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Load - strength charts have proved useful for preliminary sizing of members in pitched roof portal frames. They also provide an independent means of checking simple plastic collapse strength derived from computer analysis. Unlike previous charts, those presented here allow for the effect of partial column base restraint and enable the minimum length of eaves haunch to be determined directly. The new charts are applicable to a wide range of frame geometry and rafter/column strength ratios. Nominal base restraint is often used in the UK to prevent inward collapse of frames and consequent damage to external walls, in the event of a fire. More substantial restraint can also be used to improve sway stability and eaves deflection. The basis of the charts is defined and may be incorporated into a more direct computer-aided design scheme if desired, but the real intention of the charts is to provide a computer-independent means of determining member sizes. Three examples of their use are given. The first sets out with preconceived rafter/column strength ratio, assuming pinned bases. The second imposes a restricted set of preferred sections, also using pinned bases, and seeks to improve on the previous total weight of steel. In the final example, use of base restraint equivalent to 20% of the column plastic moment leads to a further 7.5% saving in total weight of steel.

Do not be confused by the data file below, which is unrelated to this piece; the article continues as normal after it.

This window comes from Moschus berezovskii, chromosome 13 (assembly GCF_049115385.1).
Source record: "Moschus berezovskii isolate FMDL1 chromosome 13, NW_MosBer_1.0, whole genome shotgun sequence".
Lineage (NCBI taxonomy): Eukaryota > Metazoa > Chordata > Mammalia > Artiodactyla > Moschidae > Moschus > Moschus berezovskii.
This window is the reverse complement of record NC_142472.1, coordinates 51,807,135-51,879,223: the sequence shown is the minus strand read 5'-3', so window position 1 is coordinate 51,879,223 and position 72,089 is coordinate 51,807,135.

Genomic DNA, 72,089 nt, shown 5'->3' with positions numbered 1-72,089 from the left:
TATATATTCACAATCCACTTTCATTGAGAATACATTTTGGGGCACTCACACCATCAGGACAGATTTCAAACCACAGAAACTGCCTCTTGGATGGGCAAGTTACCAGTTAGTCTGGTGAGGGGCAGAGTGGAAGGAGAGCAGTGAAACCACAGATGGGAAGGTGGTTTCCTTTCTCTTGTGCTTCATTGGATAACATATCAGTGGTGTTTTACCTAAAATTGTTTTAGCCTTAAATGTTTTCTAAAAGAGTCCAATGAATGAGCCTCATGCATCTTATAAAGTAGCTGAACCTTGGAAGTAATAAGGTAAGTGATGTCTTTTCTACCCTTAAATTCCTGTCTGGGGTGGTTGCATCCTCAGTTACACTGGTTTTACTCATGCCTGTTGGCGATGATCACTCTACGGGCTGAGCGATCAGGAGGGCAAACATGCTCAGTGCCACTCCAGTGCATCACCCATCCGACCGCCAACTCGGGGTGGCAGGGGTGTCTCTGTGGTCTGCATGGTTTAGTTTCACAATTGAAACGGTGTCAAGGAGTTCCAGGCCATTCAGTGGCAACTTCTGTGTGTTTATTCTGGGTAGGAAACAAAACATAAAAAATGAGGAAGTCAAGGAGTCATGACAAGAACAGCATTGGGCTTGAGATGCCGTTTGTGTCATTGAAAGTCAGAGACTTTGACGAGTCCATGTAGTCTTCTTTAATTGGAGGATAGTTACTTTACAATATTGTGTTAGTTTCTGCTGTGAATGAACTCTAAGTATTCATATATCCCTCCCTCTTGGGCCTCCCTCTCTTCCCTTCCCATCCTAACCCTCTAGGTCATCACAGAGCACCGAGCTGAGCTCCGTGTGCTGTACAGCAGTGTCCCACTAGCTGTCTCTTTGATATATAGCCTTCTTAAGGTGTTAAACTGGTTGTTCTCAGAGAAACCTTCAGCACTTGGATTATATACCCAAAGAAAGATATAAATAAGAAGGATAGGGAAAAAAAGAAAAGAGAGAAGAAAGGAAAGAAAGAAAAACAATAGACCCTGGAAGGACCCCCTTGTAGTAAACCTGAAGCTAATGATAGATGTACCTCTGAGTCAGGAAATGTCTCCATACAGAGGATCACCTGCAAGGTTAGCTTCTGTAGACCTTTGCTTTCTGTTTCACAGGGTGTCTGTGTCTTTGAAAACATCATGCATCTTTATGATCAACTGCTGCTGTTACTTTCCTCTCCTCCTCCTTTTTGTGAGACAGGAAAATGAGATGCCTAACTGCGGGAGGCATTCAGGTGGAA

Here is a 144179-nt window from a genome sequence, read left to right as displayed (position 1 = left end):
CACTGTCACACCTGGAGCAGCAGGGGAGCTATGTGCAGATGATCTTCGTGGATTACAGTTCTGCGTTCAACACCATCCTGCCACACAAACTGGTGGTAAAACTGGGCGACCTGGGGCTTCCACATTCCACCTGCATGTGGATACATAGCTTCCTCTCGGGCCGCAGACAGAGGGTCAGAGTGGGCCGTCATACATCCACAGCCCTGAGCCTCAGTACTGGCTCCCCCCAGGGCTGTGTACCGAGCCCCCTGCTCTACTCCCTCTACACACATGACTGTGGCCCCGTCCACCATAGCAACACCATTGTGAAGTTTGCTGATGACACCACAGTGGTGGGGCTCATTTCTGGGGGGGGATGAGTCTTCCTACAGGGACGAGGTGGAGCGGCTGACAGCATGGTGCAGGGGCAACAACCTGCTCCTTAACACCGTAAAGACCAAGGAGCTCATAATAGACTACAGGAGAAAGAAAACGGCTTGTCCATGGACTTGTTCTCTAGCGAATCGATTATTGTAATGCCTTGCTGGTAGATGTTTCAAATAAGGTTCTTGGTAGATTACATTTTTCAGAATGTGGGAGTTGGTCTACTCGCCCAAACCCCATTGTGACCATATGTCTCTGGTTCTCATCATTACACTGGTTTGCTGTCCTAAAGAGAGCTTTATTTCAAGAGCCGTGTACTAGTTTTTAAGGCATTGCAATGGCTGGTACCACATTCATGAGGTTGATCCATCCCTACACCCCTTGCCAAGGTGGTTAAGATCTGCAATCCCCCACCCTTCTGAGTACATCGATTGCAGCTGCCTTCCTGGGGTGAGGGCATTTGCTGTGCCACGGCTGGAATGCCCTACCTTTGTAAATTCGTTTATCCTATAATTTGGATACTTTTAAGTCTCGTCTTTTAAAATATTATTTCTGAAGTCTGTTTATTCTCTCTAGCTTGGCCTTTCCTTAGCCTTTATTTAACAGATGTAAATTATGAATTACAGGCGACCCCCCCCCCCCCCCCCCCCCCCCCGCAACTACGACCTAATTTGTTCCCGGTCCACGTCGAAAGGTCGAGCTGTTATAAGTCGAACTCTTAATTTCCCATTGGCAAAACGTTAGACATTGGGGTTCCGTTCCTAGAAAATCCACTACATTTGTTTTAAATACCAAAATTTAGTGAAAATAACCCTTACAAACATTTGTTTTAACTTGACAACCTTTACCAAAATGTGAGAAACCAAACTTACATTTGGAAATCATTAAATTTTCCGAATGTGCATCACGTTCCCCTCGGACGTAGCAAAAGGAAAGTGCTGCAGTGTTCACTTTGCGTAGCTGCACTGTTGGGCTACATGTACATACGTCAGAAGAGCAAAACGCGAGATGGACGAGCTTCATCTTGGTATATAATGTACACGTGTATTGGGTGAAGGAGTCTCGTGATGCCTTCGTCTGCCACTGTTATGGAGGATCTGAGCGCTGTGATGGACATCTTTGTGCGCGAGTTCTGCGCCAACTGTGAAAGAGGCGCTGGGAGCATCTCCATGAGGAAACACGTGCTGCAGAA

J.O. Surtees and S.H. Yeap
This viewpoint was intended to be an attempt to reply, on behalf of the Graduate section of the Institution, as to the status of ‘model answers’ in the preparation process for our annual Part 3 examination. However, the argument has been extended to a general comment on the examination itself, and in particular, the situation in which failed candidates find themselves.
The Royal Armouries
The Royal Armouries is the body responsible for maintaining the royal collection of weaponry, armour, and other artefacts. Its role is not only to conserve the collection, but also to extend it and maintain the appropriate expertise and knowledge to keep and exhibit it. It also has a strong educational role to develop and extend the knowledge of historical weaponry and armour.